The U.S. Justice Department has brought a complaint against a Reston company, alleging that the company fraudulently provided unqualified personnel under a $10 million contract with the federal government to provide trained security guards at an Iraqi airbase.
The complaint was filed Oct. 25 in U.S. District Court in Alexandria.
It alleges that Reston-based private security firm Triple Canopy Inc., was awarded a one-year, $10 million government contract to provide security services at the Al Asad Airbase in Iraq, the second largest U.S. airbase in the country.
The government’s complaint alleges that Triple Canopy knowingly billed the United States for hundreds of foreign nationals it hired as security guards who could not meet firearms proficiency tests established by the Army and required under the contract.
Court documents state the tests ensure that security guards hired to protect U.S. and allied personnel are capable of firing their AK-47 assault rifles and other weapons safely and accurately.
The government also alleges in its complaint that Triple Canopy’s managers in Iraq falsified test scorecards as a cover-up to induce the government to pay for the unqualified guards, and that Triple Canopy continued to bill the government even after high-level officials at the company’s headquarters had been alerted to the misconduct. The complaint further alleges that Triple Canopy used the false qualification records in an attempt to persuade the government to award the company a second year of security work at the Al Asad Airbase.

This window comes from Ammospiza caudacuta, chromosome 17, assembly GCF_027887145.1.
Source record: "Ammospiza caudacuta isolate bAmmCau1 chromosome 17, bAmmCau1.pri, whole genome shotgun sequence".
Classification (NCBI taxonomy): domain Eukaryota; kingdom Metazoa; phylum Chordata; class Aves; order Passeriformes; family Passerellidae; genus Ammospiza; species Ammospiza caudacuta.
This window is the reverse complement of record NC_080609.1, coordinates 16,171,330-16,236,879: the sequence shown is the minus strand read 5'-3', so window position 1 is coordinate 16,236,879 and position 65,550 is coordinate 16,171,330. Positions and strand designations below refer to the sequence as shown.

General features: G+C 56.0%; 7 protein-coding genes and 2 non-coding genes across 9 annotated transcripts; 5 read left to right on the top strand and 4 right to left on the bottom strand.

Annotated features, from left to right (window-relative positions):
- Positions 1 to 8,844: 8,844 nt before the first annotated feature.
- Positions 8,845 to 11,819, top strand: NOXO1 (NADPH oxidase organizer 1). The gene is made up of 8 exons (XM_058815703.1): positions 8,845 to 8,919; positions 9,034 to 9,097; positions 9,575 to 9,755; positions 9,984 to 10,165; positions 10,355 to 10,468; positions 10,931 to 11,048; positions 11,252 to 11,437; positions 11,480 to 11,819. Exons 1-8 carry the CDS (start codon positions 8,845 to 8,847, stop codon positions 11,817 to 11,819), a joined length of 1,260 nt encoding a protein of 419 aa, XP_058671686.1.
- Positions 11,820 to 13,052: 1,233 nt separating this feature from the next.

“For a government contractor to knowingly provide deficient security services, as is alleged in this case, is unthinkable, especially in war time,” Stuart F. Delery, acting assistant attorney general for the Civil Division of the Department of Justice, said in a statement. “The department will do everything it can to ensure that contractors comply with critical contract requirements and that contractors who don’t comply aren’t permitted to profit at the expense of our men and women in uniform and the taxpayers at home who support them.”
The government’s claims are based on a whistleblower suit initially filed in 2011 by a former employee of Triple Canopy. The suit was filed under the whistleblower provision of the federal False Claims Act, which allows private persons to file suit on behalf of the United States. Under the act, the government has a period of time to investigate the allegations and decide whether to intervene in the action or to decline intervention and allow the whistleblower to go forward alone.
The Justice Department claims the U.S. government paid a total of $10.4 million to Triple Canopy and is seeking triple damages in its suit.
A Triple Canopy spokesperson only would say in a statement that “on advice of counsel, Triple Canopy is unable to comment due to pending litigation surrounding this matter.”